I just had the pleasure of attending a high school friend’s wedding last weekend. I always like to attend weddings, it’s such an exciting experience seeing people getting married. You always see the sweetest moments of a couple during their wedding. So much good things are said about each other and so on and so forth. Of course the most enjoyable experience is being able to dress up!There’s a tradition in England that the ladies will wear hats when attending weddings. I think it’s a really delightful tradition. I also love the fact that most British really dress up for weddings and take the ceremony seriously. It shows respect to the wedding couple. On the contrary, it seems that in the Far East, at least from that part of the world that I came from, people don’t really dress up for weddings. I even had guests turning up in jeans and t-shirts at my wedding! Having said that, there seems to be a change in dressing sense at weddings these days. People are becoming wealthier and more exposed to the western culture. What’s more, it’s the perfect excuse to splash on clothes and get pretty.I once thought of becoming a wedding planner. The idea of working with wedding couples at their happiest moments was really attractive until I realised that it was probably also the most stressful moments. You just have to get everything right and perfect from tip to toe. But still, I love weddings, one of my favourite events.:)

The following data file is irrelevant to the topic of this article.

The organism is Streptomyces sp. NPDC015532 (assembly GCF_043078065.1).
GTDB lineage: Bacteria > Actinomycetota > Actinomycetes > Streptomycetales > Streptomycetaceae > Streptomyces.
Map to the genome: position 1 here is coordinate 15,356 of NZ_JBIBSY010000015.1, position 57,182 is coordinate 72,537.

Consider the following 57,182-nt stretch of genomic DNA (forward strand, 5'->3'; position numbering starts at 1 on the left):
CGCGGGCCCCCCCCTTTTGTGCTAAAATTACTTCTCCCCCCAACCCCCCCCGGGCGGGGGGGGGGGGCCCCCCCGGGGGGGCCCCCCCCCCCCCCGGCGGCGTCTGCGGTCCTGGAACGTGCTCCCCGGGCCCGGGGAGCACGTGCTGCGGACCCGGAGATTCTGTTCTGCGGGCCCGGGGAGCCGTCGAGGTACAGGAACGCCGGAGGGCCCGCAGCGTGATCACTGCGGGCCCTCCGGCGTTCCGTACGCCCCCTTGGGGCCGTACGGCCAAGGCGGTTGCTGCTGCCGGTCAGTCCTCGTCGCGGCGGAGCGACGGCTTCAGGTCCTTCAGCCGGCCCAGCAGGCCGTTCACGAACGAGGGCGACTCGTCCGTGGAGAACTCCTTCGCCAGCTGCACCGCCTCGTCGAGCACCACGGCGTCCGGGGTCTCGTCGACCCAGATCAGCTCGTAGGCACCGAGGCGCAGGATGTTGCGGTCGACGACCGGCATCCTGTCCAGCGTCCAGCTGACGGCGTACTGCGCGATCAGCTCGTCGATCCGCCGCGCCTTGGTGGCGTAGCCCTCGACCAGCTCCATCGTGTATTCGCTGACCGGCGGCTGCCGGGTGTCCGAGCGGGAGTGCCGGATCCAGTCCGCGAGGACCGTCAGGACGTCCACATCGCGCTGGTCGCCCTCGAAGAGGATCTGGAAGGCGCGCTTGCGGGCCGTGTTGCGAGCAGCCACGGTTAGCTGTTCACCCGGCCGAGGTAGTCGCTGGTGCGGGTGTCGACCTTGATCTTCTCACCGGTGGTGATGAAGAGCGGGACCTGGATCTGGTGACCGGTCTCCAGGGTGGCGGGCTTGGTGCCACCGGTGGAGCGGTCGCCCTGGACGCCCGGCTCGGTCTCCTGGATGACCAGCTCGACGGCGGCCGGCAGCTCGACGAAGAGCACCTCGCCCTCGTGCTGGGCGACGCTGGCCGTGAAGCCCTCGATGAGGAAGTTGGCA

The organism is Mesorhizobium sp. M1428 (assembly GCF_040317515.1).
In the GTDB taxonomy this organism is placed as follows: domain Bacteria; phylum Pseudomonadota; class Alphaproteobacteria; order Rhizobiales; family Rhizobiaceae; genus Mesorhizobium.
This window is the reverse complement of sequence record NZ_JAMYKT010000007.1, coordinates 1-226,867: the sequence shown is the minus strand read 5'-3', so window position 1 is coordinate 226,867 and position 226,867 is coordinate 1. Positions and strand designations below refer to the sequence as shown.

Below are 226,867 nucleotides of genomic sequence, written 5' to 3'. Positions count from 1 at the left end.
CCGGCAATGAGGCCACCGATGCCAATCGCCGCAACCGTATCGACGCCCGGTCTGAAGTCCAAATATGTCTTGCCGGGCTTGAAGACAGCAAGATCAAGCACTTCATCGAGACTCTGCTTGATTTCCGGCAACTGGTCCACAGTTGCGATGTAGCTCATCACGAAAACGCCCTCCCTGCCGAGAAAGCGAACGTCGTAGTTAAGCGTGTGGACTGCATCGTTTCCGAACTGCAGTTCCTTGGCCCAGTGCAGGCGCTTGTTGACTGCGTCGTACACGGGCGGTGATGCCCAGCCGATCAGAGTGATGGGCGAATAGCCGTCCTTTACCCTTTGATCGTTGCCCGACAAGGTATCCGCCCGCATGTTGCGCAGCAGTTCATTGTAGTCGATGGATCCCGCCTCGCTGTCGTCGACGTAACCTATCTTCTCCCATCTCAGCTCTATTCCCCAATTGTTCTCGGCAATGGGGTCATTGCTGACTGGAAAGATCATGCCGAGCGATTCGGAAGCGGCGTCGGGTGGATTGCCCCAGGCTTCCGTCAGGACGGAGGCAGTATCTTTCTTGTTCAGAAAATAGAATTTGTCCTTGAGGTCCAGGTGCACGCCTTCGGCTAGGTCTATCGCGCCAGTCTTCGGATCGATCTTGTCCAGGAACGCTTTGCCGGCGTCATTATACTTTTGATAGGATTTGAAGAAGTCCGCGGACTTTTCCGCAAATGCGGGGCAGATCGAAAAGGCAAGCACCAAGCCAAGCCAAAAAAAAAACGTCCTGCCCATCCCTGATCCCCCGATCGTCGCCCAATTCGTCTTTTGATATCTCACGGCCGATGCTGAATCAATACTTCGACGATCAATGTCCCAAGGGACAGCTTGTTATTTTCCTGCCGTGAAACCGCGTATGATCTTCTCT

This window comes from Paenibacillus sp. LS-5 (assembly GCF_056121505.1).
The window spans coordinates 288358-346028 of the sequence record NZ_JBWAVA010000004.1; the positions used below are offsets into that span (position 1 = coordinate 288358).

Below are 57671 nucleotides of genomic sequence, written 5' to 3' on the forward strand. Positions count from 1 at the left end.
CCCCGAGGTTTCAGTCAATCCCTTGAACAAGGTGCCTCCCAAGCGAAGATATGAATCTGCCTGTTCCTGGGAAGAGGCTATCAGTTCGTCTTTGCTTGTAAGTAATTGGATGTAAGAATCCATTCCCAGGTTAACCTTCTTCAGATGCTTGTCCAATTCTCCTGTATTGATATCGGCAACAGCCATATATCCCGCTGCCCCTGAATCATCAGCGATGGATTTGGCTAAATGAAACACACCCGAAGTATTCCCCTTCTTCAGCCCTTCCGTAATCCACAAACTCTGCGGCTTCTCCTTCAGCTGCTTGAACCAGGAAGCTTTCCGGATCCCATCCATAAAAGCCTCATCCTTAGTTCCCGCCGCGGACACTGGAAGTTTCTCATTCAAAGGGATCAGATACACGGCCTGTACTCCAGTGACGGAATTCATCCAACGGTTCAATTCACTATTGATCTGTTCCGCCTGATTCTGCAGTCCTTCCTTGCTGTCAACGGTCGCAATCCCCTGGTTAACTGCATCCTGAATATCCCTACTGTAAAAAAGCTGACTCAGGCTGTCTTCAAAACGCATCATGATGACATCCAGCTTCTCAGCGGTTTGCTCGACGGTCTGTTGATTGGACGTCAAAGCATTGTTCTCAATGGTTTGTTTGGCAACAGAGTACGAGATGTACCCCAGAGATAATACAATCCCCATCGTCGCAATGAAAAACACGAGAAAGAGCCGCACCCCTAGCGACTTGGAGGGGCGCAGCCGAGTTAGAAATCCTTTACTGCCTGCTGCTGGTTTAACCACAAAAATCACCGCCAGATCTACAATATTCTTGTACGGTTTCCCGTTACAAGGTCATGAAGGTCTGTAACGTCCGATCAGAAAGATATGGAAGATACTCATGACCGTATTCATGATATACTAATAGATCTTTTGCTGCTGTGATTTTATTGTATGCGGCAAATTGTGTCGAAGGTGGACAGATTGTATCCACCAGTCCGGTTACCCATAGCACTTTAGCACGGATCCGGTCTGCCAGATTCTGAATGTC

There’s a statue of liberty in New York. We all know that. There’s, however, also a statue of liberty in Paris, albeit 1/4 in size to the one in New York, standing on the Isle de Grenelle (on the River Seine) 1.5km from the Eiffel Tower. When I was in Paris last week, my French colleague pointed out to me that that was the original version of the statue of liberty. I couldn’t comment really, and accepted the answer as final, as I didn’t know it even exists!After some careful trawl on the Internet, it turns out that there’s yet another statue of liberty in Jardin du Luxembourg, claims to be the first model, built in 1870! This really adds to the controversy on which one is the original. But what’s not in question is the statue of liberty in New York was gifted by the French 🙂